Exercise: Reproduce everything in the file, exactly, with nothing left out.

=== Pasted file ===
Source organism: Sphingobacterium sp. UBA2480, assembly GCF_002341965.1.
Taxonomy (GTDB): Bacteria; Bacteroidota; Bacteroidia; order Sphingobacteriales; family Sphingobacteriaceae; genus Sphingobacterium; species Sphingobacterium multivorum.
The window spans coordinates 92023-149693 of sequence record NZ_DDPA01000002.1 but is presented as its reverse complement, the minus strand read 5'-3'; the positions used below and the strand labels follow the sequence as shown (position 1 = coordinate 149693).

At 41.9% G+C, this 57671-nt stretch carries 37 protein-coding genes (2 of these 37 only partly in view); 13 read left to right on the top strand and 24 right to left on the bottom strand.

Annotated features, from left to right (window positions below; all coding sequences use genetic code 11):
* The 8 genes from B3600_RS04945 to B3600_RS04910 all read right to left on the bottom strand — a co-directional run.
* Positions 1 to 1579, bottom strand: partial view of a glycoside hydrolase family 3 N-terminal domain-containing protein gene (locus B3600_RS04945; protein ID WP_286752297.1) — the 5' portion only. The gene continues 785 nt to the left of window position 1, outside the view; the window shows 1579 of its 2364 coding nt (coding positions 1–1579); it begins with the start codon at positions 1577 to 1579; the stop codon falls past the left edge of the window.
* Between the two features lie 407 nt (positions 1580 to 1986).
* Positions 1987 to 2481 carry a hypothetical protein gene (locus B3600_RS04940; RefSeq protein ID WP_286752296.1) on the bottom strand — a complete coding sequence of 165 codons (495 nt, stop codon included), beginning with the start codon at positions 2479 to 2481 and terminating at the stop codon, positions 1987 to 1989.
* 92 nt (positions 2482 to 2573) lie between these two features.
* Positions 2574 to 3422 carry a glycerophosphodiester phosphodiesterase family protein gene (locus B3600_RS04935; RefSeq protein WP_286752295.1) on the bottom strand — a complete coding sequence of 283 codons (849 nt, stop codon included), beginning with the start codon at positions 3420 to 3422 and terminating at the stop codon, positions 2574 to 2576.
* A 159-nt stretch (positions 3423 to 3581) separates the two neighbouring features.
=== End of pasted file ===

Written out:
Source organism: Sphingobacterium sp. UBA2480, assembly GCF_002341965.1.
Taxonomy (GTDB): Bacteria; Bacteroidota; Bacteroidia; order Sphingobacteriales; family Sphingobacteriaceae; genus Sphingobacterium; species Sphingobacterium multivorum.
The window spans coordinates 92023-149693 of sequence record NZ_DDPA01000002.1 but is presented as its reverse complement, the minus strand read 5'-3'; the positions used below and the strand labels follow the sequence as shown (position 1 = coordinate 149693).

At 41.9% G+C, this 57671-nt stretch carries 37 protein-coding genes (2 of these 37 only partly in view); 13 read left to right on the top strand and 24 right to left on the bottom strand.

Annotated features, from left to right (window positions below; all coding sequences use genetic code 11):
* The 8 genes from B3600_RS04945 to B3600_RS04910 all read right to left on the bottom strand — a co-directional run.
* Positions 1 to 1579, bottom strand: partial view of a glycoside hydrolase family 3 N-terminal domain-containing protein gene (locus B3600_RS04945; protein ID WP_286752297.1) — the 5' portion only. The gene continues 785 nt to the left of window position 1, outside the view; the window shows 1579 of its 2364 coding nt (coding positions 1–1579); it begins with the start codon at positions 1577 to 1579; the stop codon falls past the left edge of the window.
* Between the two features lie 407 nt (positions 1580 to 1986).
* Positions 1987 to 2481 carry a hypothetical protein gene (locus B3600_RS04940; RefSeq protein ID WP_286752296.1) on the bottom strand — a complete coding sequence of 165 codons (495 nt, stop codon included), beginning with the start codon at positions 2479 to 2481 and terminating at the stop codon, positions 1987 to 1989.
* 92 nt (positions 2482 to 2573) lie between these two features.
* Positions 2574 to 3422 carry a glycerophosphodiester phosphodiesterase family protein gene (locus B3600_RS04935; RefSeq protein WP_286752295.1) on the bottom strand — a complete coding sequence of 283 codons (849 nt, stop codon included), beginning with the start codon at positions 3420 to 3422 and terminating at the stop codon, positions 2574 to 2576.
* A 159-nt stretch (positions 3423 to 3581) separates the two neighbouring features.